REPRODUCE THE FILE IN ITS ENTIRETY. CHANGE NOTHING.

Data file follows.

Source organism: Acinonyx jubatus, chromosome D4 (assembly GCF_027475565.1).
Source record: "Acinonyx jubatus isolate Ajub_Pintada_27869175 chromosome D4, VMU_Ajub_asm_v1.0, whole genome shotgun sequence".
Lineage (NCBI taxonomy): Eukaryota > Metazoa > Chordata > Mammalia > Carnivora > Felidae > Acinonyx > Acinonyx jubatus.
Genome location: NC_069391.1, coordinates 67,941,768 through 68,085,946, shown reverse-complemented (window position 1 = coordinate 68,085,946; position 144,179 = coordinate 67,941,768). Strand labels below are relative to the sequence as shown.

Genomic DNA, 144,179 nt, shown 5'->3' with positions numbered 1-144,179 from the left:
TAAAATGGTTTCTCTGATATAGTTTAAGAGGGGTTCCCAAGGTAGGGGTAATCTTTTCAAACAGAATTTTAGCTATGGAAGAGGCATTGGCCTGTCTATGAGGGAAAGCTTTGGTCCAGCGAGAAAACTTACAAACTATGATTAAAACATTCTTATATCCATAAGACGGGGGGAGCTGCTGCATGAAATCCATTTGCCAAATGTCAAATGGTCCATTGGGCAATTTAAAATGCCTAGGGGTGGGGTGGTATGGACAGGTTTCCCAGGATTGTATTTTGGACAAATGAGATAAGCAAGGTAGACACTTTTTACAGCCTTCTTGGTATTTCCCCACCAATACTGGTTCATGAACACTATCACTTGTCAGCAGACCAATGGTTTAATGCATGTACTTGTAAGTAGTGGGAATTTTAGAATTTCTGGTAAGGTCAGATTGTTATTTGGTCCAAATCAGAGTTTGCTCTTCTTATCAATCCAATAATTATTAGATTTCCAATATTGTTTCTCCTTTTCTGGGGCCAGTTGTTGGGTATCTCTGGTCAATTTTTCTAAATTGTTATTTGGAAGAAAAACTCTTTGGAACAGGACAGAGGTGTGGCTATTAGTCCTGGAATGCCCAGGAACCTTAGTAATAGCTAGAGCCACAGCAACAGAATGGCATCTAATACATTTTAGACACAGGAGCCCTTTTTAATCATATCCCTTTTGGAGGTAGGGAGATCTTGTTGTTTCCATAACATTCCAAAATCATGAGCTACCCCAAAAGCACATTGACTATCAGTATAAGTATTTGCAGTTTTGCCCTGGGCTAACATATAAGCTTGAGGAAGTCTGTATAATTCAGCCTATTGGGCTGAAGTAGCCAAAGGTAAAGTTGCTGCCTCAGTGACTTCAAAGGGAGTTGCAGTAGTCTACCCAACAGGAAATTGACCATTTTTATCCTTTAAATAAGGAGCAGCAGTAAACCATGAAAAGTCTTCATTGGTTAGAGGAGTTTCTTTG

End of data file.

Source organism: Acinonyx jubatus, chromosome D4 (assembly GCF_027475565.1).
Source record: "Acinonyx jubatus isolate Ajub_Pintada_27869175 chromosome D4, VMU_Ajub_asm_v1.0, whole genome shotgun sequence".
Lineage (NCBI taxonomy): Eukaryota > Metazoa > Chordata > Mammalia > Carnivora > Felidae > Acinonyx > Acinonyx jubatus.
Genome location: NC_069391.1, coordinates 67,941,768 through 68,085,946, shown reverse-complemented (window position 1 = coordinate 68,085,946; position 144,179 = coordinate 67,941,768). Strand labels below are relative to the sequence as shown.

Genomic DNA, 144,179 nt, shown 5'->3' with positions numbered 1-144,179 from the left:
TAAAATGGTTTCTCTGATATAGTTTAAGAGGGGTTCCCAAGGTAGGGGTAATCTTTTCAAACAGAATTTTAGCTATGGAAGAGGCATTGGCCTGTCTATGAGGGAAAGCTTTGGTCCAGCGAGAAAACTTACAAACTATGATTAAAACATTCTTATATCCATAAGACGGGGGGAGCTGCTGCATGAAATCCATTTGCCAAATGTCAAATGGTCCATTGGGCAATTTAAAATGCCTAGGGGTGGGGTGGTATGGACAGGTTTCCCAGGATTGTATTTTGGACAAATGAGATAAGCAAGGTAGACACTTTTTACAGCCTTCTTGGTATTTCCCCACCAATACTGGTTCATGAACACTATCACTTGTCAGCAGACCAATGGTTTAATGCATGTACTTGTAAGTAGTGGGAATTTTAGAATTTCTGGTAAGGTCAGATTGTTATTTGGTCCAAATCAGAGTTTGCTCTTCTTATCAATCCAATAATTATTAGATTTCCAATATTGTTTCTCCTTTTCTGGGGCCAGTTGTTGGGTATCTCTGGTCAATTTTTCTAAATTGTTATTTGGAAGAAAAACTCTTTGGAACAGGACAGAGGTGTGGCTATTAGTCCTGGAATGCCCAGGAACCTTAGTAATAGCTAGAGCCACAGCAACAGAATGGCATCTAATACATTTTAGACACAGGAGCCCTTTTTAATCATATCCCTTTTGGAGGTAGGGAGATCTTGTTGTTTCCATAACATTCCAAAATCATGAGCTACCCCAAAAGCACATTGACTATCAGTATAAGTATTTGCAGTTTTGCCCTGGGCTAACATATAAGCTTGAGGAAGTCTGTATAATTCAGCCTATTGGGCTGAAGTAGCCAAAGGTAAAGTTGCTGCCTCAGTGACTTCAAAGGGAGTTGCAGTAGTCTACCCAACAGGAAATTGACCATTTTTATCCTTTAAATAAGGAGCAGCAGTAAACCATGAAAAGTCTTCATTGGTTAGAGGAGTTTCTTTG